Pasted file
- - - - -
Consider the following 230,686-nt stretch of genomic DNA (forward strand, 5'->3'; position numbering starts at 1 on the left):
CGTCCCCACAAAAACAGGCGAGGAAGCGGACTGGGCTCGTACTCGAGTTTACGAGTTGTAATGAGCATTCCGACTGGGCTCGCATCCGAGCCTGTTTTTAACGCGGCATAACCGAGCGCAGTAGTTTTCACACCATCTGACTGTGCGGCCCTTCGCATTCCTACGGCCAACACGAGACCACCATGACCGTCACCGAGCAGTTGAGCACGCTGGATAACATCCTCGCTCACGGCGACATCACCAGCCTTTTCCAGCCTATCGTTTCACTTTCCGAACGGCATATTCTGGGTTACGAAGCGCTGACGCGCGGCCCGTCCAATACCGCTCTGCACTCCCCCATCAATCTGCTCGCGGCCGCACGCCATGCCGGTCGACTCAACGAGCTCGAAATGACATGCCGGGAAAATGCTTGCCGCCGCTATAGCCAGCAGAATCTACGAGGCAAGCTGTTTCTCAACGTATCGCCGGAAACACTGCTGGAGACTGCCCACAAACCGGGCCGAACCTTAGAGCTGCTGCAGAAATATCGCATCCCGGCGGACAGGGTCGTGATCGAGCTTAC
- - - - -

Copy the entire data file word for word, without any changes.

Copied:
Consider the following 230,686-nt stretch of genomic DNA (forward strand, 5'->3'; position numbering starts at 1 on the left):
CGTCCCCACAAAAACAGGCGAGGAAGCGGACTGGGCTCGTACTCGAGTTTACGAGTTGTAATGAGCATTCCGACTGGGCTCGCATCCGAGCCTGTTTTTAACGCGGCATAACCGAGCGCAGTAGTTTTCACACCATCTGACTGTGCGGCCCTTCGCATTCCTACGGCCAACACGAGACCACCATGACCGTCACCGAGCAGTTGAGCACGCTGGATAACATCCTCGCTCACGGCGACATCACCAGCCTTTTCCAGCCTATCGTTTCACTTTCCGAACGGCATATTCTGGGTTACGAAGCGCTGACGCGCGGCCCGTCCAATACCGCTCTGCACTCCCCCATCAATCTGCTCGCGGCCGCACGCCATGCCGGTCGACTCAACGAGCTCGAAATGACATGCCGGGAAAATGCTTGCCGCCGCTATAGCCAGCAGAATCTACGAGGCAAGCTGTTTCTCAACGTATCGCCGGAAACACTGCTGGAGACTGCCCACAAACCGGGCCGAACCTTAGAGCTGCTGCAGAAATATCGCATCCCGGCGGACAGGGTCGTGATCGAGCTTAC